Manitowoc farmers survive tough growing season
MANITOWOC - This has been one of the toughest growing seasons for Manitowoc County farmers in many years, a local agriculture expert says.
The struggles started with a warmer-than-usual winter and a cold, wet spring, which caused farmers in the region to lose, on average, 60 to 65 percent of their alfalfa crops. That was followed by a cool, rainy summer, which delayed corn planting and harvesting. And a swath of Manitowoc County crops were decimated by heavy hail in July.
Farmers will finish up the last of the harvesting in coming weeks and plan for next year, hoping for steady winter temperatures that lead to a constant snow cover to protect plants for better growth in 2018.
“I guess the best thing to say is that all things considered, our crops are better than I would have guessed given all the challenges we had this year,” said Scott Gunderson, agriculture specialist for the University of Wisconsin Extension in Manitowoc County. “It’s looking a lot better than I thought 3½ months ago. I didn’t think alfalfa would come through the way it did.”
This year, at least 10,000 of the 18,000 acres of alfalfa plantings in the county failed and farmers had to replant fields with crops such as peas or soybeans.
“People did sorghum, cereal grains, trying to get enough feed,” he said.
Ideally, plants will incubate under a steady 6-8 inches of snow throughout the cold of winter. This past winter, northeastern Wisconsin experienced several melts and sleet fall while February temperatures jumped into the 60s and even 70s, which encouraged plants to start growing. Melting snow and sleet also traveled to lower parts of fields, forming harmful sheets of ice on the tops of plants as temperatures returned to freezing.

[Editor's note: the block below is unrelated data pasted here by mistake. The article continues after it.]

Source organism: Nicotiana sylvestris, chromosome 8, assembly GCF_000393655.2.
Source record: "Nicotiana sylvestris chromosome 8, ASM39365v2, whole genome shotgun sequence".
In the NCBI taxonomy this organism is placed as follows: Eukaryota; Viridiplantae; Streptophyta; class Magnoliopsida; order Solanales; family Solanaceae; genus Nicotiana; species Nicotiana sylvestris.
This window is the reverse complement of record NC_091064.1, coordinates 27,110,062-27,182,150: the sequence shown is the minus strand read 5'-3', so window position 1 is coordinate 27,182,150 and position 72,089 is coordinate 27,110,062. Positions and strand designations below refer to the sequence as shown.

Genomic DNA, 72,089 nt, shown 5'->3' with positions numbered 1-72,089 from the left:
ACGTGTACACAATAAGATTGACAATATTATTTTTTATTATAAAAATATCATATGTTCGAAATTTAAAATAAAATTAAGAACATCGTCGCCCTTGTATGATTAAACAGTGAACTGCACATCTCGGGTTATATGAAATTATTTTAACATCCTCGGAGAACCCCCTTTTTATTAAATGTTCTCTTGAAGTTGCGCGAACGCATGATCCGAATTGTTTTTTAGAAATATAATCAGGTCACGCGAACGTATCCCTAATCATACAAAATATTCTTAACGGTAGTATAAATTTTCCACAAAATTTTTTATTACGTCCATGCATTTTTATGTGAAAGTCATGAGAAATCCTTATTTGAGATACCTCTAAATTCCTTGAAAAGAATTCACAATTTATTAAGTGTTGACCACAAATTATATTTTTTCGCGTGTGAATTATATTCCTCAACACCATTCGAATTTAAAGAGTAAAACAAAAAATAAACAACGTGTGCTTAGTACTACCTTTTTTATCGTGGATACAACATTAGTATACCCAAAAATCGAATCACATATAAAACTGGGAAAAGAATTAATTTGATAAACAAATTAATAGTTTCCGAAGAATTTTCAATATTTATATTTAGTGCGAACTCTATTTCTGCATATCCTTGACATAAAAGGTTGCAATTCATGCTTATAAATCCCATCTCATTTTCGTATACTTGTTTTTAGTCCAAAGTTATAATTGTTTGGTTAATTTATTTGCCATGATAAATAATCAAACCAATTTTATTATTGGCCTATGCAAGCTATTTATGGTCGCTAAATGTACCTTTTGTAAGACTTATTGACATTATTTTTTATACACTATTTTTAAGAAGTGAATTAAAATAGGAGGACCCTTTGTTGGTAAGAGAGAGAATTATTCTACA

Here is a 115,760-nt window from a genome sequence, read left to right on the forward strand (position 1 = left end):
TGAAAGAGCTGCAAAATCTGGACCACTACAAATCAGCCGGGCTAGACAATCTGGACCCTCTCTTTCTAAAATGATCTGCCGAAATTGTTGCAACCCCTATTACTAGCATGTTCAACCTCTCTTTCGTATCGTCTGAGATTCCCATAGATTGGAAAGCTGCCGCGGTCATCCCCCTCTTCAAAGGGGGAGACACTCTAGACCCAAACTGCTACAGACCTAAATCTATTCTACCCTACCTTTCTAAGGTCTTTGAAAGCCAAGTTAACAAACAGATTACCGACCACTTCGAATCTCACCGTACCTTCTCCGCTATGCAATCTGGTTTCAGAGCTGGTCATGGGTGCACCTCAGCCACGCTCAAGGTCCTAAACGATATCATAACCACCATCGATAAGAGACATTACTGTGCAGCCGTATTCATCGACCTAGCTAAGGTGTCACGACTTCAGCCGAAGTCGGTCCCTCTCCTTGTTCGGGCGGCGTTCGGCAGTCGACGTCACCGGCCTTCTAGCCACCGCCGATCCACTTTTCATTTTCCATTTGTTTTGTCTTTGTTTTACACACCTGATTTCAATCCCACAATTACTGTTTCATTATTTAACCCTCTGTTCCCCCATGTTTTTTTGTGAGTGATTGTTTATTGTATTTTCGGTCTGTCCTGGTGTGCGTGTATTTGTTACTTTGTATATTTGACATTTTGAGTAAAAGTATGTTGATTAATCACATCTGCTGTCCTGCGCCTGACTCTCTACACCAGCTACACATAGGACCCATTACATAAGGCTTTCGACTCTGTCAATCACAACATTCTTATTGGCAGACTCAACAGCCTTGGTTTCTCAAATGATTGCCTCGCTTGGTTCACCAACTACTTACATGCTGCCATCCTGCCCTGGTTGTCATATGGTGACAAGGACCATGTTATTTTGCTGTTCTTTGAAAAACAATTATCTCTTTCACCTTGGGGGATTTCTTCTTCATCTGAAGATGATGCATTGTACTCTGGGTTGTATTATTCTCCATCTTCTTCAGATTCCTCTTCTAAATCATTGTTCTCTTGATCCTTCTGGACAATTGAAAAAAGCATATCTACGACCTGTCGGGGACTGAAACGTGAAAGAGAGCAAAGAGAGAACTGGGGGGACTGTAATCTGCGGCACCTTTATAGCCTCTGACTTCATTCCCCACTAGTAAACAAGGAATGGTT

Spring was cold and extremely wet, leading to spring injury to crops. Those cool, damp conditions continued into summer, causing planting and harvesting to fall behind. And as crops failed, many had to revise planting plans and buy more seed to replant fields.
“Farmers also have to buy feed for cows, an expense they weren’t planning on,” Gunderson said. “And some will have to buy hay and straw for bedding, another unplanned expense. Farmers will make it through. They are eternal optimists.”
A few recent weeks of dry, hot weather allowed many Manitowoc County farmers to get into fields to harvest corn and soybeans, he said. Some farmers have finished harvesting corn for silage, while some will be done in a few weeks.
That, on top of low milk prices, has been a challenge for farmers throughout Wisconsin. Gunderson noted milk prices have been stagnant for three years, at about $15 to $16 per 100 pounds. Since it costs about $17 to produce 100 pounds of milk, farmers are losing money.
“Farmers understand prices are cyclical,” he said. “But this is tough.”
Throughout Wisconsin, he’s heard from farmers and agribusinesses that accounts payable are increasing, meaning farms that could pay off bills in a month now are taking several months.
“Most dairy farms are being hit by the low prices,” Gunderson said.
One thing farmers have on their side are feed reserves from 2016’s great growing season, when farmers could get in early and weather was ideal.
“This year has been one of the most challenging I’ve seen,” Gunderson said. “It’s stressful for farmers. It’s not only the weather, we need milk prices to work themselves out. But farmers are always looking ahead. One farmer told me this morning, ‘You have to put your nose down and deal with it.’”